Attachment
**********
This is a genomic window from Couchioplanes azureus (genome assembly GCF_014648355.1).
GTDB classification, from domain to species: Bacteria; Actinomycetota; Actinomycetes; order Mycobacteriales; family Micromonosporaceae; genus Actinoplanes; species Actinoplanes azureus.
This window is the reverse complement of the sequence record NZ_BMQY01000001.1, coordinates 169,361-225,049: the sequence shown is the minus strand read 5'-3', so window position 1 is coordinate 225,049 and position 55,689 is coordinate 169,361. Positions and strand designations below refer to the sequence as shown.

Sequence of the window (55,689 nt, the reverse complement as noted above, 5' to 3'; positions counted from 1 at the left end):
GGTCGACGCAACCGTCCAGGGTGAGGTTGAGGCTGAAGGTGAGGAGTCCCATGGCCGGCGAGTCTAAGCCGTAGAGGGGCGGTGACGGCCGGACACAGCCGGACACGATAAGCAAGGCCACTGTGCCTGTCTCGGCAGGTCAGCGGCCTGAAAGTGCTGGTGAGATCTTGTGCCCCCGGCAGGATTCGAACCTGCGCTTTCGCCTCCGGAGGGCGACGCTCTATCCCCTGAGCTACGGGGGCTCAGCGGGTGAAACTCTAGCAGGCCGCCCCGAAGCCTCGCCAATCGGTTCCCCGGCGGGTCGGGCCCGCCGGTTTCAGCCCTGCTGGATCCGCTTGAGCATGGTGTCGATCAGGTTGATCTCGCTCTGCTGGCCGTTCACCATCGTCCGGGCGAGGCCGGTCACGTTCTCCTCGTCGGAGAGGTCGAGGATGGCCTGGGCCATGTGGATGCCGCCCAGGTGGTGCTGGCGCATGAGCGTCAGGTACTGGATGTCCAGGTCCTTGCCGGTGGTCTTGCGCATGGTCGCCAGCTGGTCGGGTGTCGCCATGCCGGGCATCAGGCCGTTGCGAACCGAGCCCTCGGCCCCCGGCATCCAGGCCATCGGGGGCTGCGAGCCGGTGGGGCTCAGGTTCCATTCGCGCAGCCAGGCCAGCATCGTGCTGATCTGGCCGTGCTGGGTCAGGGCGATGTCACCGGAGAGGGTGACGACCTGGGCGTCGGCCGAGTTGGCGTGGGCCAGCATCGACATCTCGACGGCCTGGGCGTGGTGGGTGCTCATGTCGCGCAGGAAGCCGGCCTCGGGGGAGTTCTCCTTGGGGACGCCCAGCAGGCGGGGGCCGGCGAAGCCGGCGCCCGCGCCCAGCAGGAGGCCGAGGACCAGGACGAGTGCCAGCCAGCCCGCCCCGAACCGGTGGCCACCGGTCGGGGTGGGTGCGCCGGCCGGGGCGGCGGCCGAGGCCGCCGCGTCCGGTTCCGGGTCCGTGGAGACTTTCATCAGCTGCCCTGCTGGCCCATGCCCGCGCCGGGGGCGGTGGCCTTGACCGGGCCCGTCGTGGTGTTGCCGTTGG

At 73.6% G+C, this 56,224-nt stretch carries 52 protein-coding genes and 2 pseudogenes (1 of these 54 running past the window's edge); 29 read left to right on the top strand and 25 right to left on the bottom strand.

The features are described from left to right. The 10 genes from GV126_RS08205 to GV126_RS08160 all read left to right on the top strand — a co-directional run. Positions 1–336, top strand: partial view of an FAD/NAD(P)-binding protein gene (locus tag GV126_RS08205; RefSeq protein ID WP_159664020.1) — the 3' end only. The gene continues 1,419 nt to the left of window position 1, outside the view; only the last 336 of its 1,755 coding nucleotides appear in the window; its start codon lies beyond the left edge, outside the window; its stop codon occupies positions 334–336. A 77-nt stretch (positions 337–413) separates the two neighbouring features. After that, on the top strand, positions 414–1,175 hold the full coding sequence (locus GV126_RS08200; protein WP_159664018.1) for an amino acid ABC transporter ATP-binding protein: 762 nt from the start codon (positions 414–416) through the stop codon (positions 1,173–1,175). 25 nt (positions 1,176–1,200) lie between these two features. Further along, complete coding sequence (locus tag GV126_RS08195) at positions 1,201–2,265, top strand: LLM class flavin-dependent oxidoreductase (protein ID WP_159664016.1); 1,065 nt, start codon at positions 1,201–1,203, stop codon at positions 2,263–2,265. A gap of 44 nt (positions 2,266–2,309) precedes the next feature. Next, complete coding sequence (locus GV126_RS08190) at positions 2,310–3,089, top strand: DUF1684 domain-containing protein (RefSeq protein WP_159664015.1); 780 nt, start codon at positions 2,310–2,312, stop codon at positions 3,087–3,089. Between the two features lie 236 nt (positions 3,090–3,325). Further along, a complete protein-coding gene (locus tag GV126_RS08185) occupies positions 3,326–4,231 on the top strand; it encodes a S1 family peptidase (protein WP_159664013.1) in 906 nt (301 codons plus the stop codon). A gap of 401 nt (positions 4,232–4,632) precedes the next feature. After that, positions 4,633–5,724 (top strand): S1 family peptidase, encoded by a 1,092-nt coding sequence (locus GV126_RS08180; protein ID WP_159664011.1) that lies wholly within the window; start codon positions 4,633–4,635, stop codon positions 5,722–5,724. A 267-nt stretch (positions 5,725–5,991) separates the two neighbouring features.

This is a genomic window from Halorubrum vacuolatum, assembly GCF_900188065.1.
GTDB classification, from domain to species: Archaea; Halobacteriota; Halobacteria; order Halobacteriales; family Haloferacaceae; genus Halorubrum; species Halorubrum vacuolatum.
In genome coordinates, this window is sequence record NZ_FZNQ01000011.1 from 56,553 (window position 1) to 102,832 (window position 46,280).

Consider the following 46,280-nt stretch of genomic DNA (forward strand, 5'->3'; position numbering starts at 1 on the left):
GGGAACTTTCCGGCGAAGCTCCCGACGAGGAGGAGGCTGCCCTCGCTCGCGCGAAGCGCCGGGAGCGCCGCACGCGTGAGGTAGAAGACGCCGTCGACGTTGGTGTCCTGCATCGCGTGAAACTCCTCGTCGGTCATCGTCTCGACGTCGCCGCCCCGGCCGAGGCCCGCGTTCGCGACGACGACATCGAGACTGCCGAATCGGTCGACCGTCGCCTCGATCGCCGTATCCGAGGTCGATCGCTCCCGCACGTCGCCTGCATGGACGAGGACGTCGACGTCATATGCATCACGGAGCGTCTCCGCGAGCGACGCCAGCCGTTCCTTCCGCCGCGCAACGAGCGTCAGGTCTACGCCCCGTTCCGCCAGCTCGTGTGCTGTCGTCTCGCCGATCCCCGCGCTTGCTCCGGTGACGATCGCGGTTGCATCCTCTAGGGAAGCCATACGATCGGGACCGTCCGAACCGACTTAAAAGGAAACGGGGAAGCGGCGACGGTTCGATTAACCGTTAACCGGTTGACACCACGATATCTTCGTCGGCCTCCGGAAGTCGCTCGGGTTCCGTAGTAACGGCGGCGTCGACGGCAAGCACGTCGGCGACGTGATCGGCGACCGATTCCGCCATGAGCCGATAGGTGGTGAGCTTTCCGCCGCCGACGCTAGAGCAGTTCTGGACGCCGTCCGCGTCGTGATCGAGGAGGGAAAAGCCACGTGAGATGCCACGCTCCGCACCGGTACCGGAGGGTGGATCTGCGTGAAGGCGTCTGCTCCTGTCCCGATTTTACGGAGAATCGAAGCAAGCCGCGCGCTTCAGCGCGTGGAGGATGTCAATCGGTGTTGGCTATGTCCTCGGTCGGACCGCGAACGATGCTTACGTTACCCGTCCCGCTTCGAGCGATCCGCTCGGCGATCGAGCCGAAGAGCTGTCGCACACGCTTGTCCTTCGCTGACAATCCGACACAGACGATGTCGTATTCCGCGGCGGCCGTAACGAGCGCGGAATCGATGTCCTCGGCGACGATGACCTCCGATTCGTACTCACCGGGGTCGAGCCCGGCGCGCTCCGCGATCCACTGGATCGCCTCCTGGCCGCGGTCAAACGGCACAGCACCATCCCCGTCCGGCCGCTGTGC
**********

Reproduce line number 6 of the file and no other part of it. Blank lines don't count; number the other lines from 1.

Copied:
At 73.6% G+C, this 56,224-nt stretch carries 52 protein-coding genes and 2 pseudogenes (1 of these 54 running past the window's edge); 29 read left to right on the top strand and 25 right to left on the bottom strand.